Last week we began to outline the correspondence between the
Ten Statements of Creation and the Ten Commandments. We got as far as the
The fifth of the Ten Statements is “Let the earth sprout
vegetation: herbage yielding seed, fruit trees yielding fruit each after its
kind, containing its own seed on the earth.” G-d filled the world with
different kinds of living things and wants each of them to prosper. The
corresponding commandment is “Honor your father and your mother.” This
commandment enjoins us to appreciate our kind. Each family has a purpose. Each
family generates and cultivates a different kind of human being. You’re a
Zvulanite? Be proud of it! You’re a Yissacharite? Be proud of it!
The sixth of the Ten Statements is “Let there be luminaries
in the firmament of the heaven…” What’s the main purpose of the sun, the
moons and the stars? Not light, but for calculating time and creating a
calendar. The corresponding commandment is “Don’t murder.” What’s
murder? Taking away somebody’s time.
The seventh of the Ten Statements is “Let the waters teem
with teeming living creatures, and fowl that fly about over the earth across the
expanse of the heavens.” Moreover, “G-d blessed them, saying, Be fruitful
and multiply…” G-d blessed the creatures of the waters and the fowl, but he
did not bless animals with fruitfulness. Why? G-d’s blessing represents his
desire to see a world filled with life. The air is the domain of bird life, so
He blessed the birds. The waters are the domain of the myriad species of
creatures that live in the waters, and He blessed them. But the land is shared
by man and animals. Perhaps he didn’t bless the animals (and did bless man)
because He wants the life which fills the land to be the life of man. He wants
people, not animals, to fill the world. The seventh commandment forbids
adultery. Yes, fill the land with human beings, but do it in the right way.
The eighth of the Ten Statements is “Let the earth bring
forth living creatures…” There is an aspect of man which is animal-like: his
body and his property, which is an extension of his body. This statement
establishes the potential for using the body in the service of G-d. The
corresponding commandment, “Do not steal,” which prohibits kidnapping,
forbids an act of stealing a person’s body in a way that prevents a person
from using it as he should in the service of G-d.
The ninth of the Ten Statements is “Let us make man in our
image…” Now we get to the spiritual side of man. That is why, according to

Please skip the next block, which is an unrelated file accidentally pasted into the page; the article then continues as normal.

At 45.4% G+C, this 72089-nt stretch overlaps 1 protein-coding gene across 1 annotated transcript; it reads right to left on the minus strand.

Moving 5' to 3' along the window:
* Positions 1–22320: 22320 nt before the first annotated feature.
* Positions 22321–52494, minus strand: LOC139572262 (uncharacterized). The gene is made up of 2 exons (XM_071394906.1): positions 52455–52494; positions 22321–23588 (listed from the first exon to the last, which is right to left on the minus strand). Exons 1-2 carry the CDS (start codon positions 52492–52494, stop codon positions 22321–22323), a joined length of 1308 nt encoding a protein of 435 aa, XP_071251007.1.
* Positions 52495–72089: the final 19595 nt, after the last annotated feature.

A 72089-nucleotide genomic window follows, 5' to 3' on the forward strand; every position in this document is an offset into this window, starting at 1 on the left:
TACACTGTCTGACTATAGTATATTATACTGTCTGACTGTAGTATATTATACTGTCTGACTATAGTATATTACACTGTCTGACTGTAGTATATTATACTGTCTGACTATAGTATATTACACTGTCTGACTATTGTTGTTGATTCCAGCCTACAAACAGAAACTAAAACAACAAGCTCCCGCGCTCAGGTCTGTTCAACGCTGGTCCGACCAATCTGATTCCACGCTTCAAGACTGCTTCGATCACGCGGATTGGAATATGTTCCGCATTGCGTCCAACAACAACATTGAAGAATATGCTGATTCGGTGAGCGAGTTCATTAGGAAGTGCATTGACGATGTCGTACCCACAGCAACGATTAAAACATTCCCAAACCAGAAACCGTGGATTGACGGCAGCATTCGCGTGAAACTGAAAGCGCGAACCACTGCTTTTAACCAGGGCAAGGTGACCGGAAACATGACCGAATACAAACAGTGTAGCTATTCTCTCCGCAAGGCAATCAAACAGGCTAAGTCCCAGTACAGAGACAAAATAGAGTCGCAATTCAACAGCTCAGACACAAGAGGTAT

the Ramban, that it says, “Let us.” G-d said to the earth: you bring forth
the body and into that body I’ll put a neshama. G-d created man in
partnership, so to speak, with the earth, a partnership that was similar to the
partnership between G-d and the parents of the child. The parents bring forth
the body, G-d puts in the neshama. The result is a creature formed in G-d’s
image. What is that image? Truth. Man has a little bit of truth in him. That’s
his neshama. His body is temporal. It’s not real or true in the same way as
his eternal soul. The ninth commandment is not to bear false witness. Man
expresses truth through his speech. If he uses his speech to violate the truth,
his violates the most essential quality of his humanity—that spiritual
element, that bit of truth, which is what distinguishes him from the animals,
formed only from the earth.
The last of the Ten Statements is “It is not good for a
person to be alone.” This world cannot be perfected by individuals. It takes a
group effort: a husband and wife, a community. The tenth commandment is “Do
not be jealous of other people.” Do your part. Don’t duplicate someone
else’s part. Don’t envy another person for his place in the collective
effort to perfect the world. He has his task. You have yours, and your task is
just right for the circumstances of life G-d gave you.
Each of the Ten Commandments directs us to realize the
potential created by the corresponding statement of the Ten Statements of
Creation. G-d created the world from the Torah. The goodness of creation is a
material expression of the goodness of the Torah, though that goodness remains
to be realized, to be activated from the potential state it is in by the
observance of the mitzvos.
The Torah is called a lekach v’tov. It was given to
us to perfect the world, to create Malchus Hashem. It teaches us to how take
from the world all the goodness G-d put into it.